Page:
Fortinet FortiGates are stateful firewalls that permit or deny access based on firewall policies.  Firewall policies define what to do with traffic that matches specified criteria.  These rules consist of information found in traffic flows, along with various other items.

Firewall policies are processed in a top down fashion.  The first matching item will be applied to the traffic.  These actions can be permit, deny, NAT, authentication, and various other powerful options.  There is an implicit deny at the bottom of the list that will drop any traffic not matching policies higher in the list.  Logging should be enabled for your firewall policies for monitoring and troubleshooting purposes (allowed and violating traffic).

The policies will use various objects such as schedules, NAT rules, service definitions, interface, address, device, users, etc.  These objects are used in the policies as matching criteria for applying various actions.  You can match on schedule (recurring or one-time), ingress/egress interfaces, source IP, originating user, device ID, destination IP or service, etc.  Policies require the source and destination interfaces to be specified, but “any” is an acceptable choice for one or both fields.  Flows must match the source and destination designations to be considered a match.

Sources can be specified as a subnet, fully qualified domain name (requires DNS), IP address or range of IPs, Internet Service DB, or geographic location.  You can also specify a user or device as a source in addition to at least one of the aforementioned source items.  Users can be found in the local FortiGate database, remote authentication server (i.e.; RADIUS or LDAP), certificate, or Fortinet Single Sign-on.  Source user can be used for authentication prior to permitting network access as well. 

The FortiClient application is an agent based option for device identification.  Various traffic types can be used for agentless device identification (like TCP fingerprinting, LLDP, SSDP, DHCP, etc.).  You will not be able to use an address in the source field if an ISDB is set as source.  The ISDB is upgraded at periodic intervals to ensure accuracy of the objects contained within.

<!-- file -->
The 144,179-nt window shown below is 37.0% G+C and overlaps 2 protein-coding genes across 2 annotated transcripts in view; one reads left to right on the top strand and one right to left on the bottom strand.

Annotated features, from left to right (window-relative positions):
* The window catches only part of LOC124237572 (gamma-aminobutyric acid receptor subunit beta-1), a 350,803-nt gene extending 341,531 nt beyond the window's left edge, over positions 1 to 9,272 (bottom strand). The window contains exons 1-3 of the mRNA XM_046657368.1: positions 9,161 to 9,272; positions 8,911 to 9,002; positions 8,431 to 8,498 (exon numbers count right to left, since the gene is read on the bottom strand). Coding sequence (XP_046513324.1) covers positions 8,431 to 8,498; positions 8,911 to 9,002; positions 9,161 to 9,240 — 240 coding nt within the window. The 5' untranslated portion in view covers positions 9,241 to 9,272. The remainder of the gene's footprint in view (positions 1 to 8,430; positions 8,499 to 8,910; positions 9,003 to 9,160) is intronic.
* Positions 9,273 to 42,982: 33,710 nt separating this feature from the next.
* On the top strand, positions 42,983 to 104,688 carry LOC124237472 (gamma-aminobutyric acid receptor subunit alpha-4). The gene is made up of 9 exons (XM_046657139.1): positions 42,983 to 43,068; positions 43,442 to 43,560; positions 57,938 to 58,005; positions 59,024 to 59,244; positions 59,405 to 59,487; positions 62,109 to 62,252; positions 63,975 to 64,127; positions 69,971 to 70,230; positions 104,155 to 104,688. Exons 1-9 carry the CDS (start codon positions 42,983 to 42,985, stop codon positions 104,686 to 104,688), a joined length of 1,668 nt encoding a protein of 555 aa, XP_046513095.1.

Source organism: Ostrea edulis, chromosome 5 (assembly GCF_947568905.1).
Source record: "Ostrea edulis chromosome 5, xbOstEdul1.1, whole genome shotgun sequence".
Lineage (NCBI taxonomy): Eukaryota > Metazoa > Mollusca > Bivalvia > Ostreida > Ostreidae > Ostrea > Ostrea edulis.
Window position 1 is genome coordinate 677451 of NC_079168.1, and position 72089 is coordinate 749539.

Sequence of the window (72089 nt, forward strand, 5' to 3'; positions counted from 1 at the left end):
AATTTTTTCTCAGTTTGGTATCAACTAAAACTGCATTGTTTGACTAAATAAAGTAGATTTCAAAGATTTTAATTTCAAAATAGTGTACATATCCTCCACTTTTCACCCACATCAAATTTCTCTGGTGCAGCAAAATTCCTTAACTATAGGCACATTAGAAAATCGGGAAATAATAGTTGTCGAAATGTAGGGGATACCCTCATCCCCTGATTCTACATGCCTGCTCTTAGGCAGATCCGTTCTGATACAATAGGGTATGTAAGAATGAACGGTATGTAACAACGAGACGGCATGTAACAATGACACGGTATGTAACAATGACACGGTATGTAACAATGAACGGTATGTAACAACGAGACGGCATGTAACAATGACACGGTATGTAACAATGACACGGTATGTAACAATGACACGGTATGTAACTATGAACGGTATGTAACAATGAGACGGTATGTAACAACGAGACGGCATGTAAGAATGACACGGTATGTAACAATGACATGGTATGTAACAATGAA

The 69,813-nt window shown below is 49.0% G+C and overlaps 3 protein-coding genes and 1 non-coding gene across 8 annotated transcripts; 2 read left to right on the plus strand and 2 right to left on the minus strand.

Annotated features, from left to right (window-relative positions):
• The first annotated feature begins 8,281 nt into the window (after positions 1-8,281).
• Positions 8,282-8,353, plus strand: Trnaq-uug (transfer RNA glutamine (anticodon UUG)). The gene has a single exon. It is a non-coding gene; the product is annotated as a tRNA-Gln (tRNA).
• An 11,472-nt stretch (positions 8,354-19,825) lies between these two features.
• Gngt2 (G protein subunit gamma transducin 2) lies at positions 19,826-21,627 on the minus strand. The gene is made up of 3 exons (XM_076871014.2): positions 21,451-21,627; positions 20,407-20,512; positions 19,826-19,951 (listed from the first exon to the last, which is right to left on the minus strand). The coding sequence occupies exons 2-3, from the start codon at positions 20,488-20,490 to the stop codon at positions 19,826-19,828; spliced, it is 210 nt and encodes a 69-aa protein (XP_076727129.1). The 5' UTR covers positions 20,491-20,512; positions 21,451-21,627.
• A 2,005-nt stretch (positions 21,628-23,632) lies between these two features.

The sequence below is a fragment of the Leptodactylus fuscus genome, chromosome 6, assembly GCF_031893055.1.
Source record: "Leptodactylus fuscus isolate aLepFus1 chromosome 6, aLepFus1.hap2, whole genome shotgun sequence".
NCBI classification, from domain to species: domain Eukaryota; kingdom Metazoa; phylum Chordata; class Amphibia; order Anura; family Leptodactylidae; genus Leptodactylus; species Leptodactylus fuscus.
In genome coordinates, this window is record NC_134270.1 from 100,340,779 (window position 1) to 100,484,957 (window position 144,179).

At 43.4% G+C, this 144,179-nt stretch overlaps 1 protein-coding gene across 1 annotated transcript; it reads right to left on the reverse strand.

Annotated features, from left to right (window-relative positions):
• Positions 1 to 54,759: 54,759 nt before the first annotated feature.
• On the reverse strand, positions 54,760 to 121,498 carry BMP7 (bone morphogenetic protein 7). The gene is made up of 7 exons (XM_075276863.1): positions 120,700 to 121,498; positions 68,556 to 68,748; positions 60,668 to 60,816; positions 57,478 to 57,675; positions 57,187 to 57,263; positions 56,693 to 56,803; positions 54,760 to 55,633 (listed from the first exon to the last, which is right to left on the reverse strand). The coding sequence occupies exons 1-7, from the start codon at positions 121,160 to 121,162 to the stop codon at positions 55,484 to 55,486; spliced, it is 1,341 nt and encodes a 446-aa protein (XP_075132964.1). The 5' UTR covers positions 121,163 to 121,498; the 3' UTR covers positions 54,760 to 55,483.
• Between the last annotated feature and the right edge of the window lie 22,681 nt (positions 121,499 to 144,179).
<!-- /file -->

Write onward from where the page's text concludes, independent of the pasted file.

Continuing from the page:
Your policies can also match on destination information, such as fully qualified domain name (requires DNS), Internet service database (ISDB) objects, geographic location, IP address or range, subnet.  You cannot use user or devices as destinations since they are identified on the ingress interface.  ISDB objects consist of IP addresses, port numbers, and protocols that are used by Internet services.

Policies come in many different types such as rate limiting, multicast, local aka FortiGate traffic (the actual Fortinet device is the source or destination), IPv4 and IPv6, etc. 

The deny action drops packets and prevents further processing, while accept will administer deeper processing (if configured), or further actions such as NAT.  Further processing could be antivirus scanning or web filtering for instance. 

There is a Learning mode for firewall policies that allow you to essentially deploy the FortiGate in a monitor only mode.  Logging is enabled for all traffic and you will be able to see the data gathered about all flows traversing the device.  All packets are permitted in this mode.  The Learning Reports page will display all logs to assist in building your firewall policies. 

Please be mindful that policy/object deletions and changes are applied immediately.  This can cause outages if not properly tested and implemented during a maintenance window.  All of your modifications should be carefully planned and tested before implementation. 

FortiGate devices are powerful firewalls that offer traditional as well as next generation features that can help secure your network. 

James Prendergast

CCIE #51060